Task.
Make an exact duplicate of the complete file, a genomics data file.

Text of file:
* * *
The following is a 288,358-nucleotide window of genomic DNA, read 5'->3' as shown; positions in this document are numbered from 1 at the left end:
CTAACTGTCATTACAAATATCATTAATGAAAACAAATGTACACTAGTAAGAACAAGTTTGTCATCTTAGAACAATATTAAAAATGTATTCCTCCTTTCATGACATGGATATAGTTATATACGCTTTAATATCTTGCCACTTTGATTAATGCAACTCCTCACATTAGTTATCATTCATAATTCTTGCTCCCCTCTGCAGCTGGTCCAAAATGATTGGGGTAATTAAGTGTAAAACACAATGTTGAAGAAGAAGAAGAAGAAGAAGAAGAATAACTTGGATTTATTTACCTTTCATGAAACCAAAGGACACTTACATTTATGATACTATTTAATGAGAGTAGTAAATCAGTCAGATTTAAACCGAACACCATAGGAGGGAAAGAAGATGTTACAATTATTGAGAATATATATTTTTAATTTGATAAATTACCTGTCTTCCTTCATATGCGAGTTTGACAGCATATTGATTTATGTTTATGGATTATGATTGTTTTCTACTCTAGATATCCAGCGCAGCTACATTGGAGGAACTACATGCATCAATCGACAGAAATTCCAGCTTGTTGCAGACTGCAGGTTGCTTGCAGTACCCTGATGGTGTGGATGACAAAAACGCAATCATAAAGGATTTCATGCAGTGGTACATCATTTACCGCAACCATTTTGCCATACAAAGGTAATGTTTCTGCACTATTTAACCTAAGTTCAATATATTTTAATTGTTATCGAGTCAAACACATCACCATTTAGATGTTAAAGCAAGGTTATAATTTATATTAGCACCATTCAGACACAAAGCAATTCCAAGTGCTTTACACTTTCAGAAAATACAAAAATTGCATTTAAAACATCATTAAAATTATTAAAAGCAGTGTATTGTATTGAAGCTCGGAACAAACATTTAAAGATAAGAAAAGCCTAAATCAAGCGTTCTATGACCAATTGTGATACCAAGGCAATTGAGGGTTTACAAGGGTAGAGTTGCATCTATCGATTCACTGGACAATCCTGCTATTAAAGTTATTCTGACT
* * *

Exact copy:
The following is a 288,358-nucleotide window of genomic DNA, read 5'->3' as shown; positions in this document are numbered from 1 at the left end:
CTAACTGTCATTACAAATATCATTAATGAAAACAAATGTACACTAGTAAGAACAAGTTTGTCATCTTAGAACAATATTAAAAATGTATTCCTCCTTTCATGACATGGATATAGTTATATACGCTTTAATATCTTGCCACTTTGATTAATGCAACTCCTCACATTAGTTATCATTCATAATTCTTGCTCCCCTCTGCAGCTGGTCCAAAATGATTGGGGTAATTAAGTGTAAAACACAATGTTGAAGAAGAAGAAGAAGAAGAAGAAGAATAACTTGGATTTATTTACCTTTCATGAAACCAAAGGACACTTACATTTATGATACTATTTAATGAGAGTAGTAAATCAGTCAGATTTAAACCGAACACCATAGGAGGGAAAGAAGATGTTACAATTATTGAGAATATATATTTTTAATTTGATAAATTACCTGTCTTCCTTCATATGCGAGTTTGACAGCATATTGATTTATGTTTATGGATTATGATTGTTTTCTACTCTAGATATCCAGCGCAGCTACATTGGAGGAACTACATGCATCAATCGACAGAAATTCCAGCTTGTTGCAGACTGCAGGTTGCTTGCAGTACCCTGATGGTGTGGATGACAAAAACGCAATCATAAAGGATTTCATGCAGTGGTACATCATTTACCGCAACCATTTTGCCATACAAAGGTAATGTTTCTGCACTATTTAACCTAAGTTCAATATATTTTAATTGTTATCGAGTCAAACACATCACCATTTAGATGTTAAAGCAAGGTTATAATTTATATTAGCACCATTCAGACACAAAGCAATTCCAAGTGCTTTACACTTTCAGAAAATACAAAAATTGCATTTAAAACATCATTAAAATTATTAAAAGCAGTGTATTGTATTGAAGCTCGGAACAAACATTTAAAGATAAGAAAAGCCTAAATCAAGCGTTCTATGACCAATTGTGATACCAAGGCAATTGAGGGTTTACAAGGGTAGAGTTGCATCTATCGATTCACTGGACAATCCTGCTATTAAAGTTATTCTGACT